The history of the relationship between church and state in Mexico is a long and conflictual one. While nearly 90 percent of the Mexican population is affiliated with the Roman Catholic religion, historically the state has promoted secularism (Guide 1). However, the conflictual relationship between church and state erupted in numerous clashes during the 20th century; the worst case being the Cristeros Rebellion in which more than 40,000 Cristero rebels mobilized and more than 90,000 people died (Corchado 1G). Before understanding the significance of the rebellion backed by the church and mostly waged by Catholic peasants, we must look at the background of the role of the Roman Catholic Church in Mexican history. Ever since the sixteenth century when Cortes conquered New Spain, the Roman Catholic clergy have been in Mexico.
During the eighteen hundreds the Roman Catholic Church gained great power in Mexico, mainly from control of schools, hospitals, and charity institutions. During the nineteenth century state officials began devising a series of reform laws aimed at undermining the power of the church. A new constitution was adopted in 1857, under the leadership of Benito Juarez, whose reforms were sever enough against the church that it resulted in Mexico’s first civil war fought during 1857-1860 (Guide 2). During 1920-1924, Alvaro Obregon was the president of Mexico (Tuck 1). He overthrew his former ally, Venustiano Carranza, in 1919 to assume power (Tuck 1). It was basically under Obregon’s regime that laws were enforced to undermine the Roman Catholic Church that would erupt in rebellion once his replacement, Plutarco Elias Calles, would assume the presidency.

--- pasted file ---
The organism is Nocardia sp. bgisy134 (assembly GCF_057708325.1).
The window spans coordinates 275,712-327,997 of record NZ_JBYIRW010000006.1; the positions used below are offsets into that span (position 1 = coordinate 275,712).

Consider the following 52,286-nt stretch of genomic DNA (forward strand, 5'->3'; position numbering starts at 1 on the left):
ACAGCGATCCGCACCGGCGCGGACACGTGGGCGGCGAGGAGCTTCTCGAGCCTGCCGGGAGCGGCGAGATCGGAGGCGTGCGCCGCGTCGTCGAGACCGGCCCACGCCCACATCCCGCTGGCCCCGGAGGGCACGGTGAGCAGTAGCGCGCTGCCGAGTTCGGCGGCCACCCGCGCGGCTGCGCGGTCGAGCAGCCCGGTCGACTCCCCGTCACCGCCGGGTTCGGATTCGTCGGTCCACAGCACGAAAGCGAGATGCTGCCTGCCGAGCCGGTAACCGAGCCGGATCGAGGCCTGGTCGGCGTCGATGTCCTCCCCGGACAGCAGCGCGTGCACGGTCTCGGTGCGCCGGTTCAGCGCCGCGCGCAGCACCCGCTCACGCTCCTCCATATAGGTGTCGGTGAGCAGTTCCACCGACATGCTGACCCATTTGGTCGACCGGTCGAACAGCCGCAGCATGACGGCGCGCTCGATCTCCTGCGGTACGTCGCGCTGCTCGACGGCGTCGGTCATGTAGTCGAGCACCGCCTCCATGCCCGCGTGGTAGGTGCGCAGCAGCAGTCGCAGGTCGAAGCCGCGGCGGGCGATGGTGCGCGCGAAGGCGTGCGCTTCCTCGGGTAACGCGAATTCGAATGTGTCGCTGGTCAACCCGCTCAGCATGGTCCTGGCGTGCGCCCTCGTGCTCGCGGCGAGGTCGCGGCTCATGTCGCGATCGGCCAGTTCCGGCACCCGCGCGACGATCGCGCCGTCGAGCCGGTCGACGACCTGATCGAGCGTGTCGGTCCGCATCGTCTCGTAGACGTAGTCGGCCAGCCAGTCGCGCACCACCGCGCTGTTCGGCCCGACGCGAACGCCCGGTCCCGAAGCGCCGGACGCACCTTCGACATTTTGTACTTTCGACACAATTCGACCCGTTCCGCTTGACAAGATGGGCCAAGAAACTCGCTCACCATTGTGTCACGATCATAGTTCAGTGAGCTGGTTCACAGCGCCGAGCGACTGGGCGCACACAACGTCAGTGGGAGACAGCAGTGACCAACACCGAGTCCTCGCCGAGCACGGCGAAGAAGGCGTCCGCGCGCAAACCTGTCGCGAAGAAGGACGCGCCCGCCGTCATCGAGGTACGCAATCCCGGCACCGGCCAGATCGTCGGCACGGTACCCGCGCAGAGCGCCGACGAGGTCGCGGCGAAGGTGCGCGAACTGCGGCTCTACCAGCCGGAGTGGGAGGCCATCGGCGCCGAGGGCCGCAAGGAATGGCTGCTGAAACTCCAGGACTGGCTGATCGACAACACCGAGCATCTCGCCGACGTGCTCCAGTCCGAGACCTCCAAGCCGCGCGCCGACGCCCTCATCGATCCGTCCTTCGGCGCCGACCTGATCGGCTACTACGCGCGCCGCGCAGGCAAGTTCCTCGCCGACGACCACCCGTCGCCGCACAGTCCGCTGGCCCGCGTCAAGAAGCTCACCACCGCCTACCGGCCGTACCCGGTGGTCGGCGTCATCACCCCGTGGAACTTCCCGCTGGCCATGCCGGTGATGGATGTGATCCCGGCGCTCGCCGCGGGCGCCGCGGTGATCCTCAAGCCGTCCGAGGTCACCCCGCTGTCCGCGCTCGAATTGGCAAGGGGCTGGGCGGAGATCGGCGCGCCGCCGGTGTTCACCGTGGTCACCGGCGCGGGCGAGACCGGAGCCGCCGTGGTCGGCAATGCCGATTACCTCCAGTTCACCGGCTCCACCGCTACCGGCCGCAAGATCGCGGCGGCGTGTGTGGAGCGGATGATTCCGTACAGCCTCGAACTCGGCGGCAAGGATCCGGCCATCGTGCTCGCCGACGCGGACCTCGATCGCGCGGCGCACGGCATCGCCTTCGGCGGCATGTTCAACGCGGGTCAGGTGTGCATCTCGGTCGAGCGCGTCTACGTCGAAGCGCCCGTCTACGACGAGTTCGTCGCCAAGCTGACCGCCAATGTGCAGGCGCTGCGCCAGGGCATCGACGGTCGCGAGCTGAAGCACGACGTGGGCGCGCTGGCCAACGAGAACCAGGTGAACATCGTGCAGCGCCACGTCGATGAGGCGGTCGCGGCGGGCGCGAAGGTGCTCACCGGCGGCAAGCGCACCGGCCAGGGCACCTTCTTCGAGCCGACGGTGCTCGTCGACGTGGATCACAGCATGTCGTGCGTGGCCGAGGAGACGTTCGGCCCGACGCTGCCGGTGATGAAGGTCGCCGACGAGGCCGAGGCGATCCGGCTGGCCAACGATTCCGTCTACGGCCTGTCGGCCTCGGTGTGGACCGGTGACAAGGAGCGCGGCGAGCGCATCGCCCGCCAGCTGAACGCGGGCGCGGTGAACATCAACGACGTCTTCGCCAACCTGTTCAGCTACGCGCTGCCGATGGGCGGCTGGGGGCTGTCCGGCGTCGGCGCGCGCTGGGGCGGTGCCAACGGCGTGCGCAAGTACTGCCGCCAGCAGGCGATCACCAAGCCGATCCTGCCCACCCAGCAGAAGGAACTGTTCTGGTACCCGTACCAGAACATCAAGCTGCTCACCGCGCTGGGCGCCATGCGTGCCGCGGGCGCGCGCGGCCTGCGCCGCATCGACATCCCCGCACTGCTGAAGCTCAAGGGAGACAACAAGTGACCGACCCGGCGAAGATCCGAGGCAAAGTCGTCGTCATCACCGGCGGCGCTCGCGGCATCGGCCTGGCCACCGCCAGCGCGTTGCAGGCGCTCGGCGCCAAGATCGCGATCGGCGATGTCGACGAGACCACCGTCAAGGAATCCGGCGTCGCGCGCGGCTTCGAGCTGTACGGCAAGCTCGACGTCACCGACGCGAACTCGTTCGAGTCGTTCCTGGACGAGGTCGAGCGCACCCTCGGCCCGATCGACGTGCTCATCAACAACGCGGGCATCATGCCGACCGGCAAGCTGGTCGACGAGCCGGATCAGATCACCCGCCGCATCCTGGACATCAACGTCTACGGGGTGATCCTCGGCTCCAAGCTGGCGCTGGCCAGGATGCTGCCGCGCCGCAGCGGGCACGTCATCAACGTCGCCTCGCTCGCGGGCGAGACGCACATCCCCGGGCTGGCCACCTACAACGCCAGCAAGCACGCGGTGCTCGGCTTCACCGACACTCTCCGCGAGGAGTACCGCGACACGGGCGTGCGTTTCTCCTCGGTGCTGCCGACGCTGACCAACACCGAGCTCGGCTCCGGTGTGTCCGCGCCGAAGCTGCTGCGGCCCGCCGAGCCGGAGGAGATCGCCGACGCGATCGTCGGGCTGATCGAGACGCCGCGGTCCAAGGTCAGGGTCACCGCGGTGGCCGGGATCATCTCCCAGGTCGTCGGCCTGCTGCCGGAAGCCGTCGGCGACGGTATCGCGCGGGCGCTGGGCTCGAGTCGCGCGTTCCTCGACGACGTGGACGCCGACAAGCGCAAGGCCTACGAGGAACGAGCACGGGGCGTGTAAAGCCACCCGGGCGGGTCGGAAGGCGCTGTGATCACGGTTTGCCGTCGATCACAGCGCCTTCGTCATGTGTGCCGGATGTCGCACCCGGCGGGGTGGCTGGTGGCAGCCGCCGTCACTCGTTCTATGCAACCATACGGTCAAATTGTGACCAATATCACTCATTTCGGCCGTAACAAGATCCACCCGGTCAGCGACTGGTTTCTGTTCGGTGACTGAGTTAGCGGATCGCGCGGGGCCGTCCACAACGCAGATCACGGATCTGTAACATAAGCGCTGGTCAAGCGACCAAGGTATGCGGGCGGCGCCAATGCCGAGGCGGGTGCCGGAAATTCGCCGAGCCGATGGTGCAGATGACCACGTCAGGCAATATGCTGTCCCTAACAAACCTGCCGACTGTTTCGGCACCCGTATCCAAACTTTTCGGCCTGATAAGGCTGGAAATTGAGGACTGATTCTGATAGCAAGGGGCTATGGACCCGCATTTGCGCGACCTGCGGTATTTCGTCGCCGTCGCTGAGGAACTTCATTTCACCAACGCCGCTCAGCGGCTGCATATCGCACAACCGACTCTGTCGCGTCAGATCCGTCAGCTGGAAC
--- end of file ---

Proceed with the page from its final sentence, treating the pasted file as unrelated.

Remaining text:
The laws that Obregon began to enforce were enacted under the Constitution of 1917. There were five articles in the Constitution that provoked anger and ire among the clergy and Roman Catholics in Mexico. Four of these articles follow:
Article Three: ...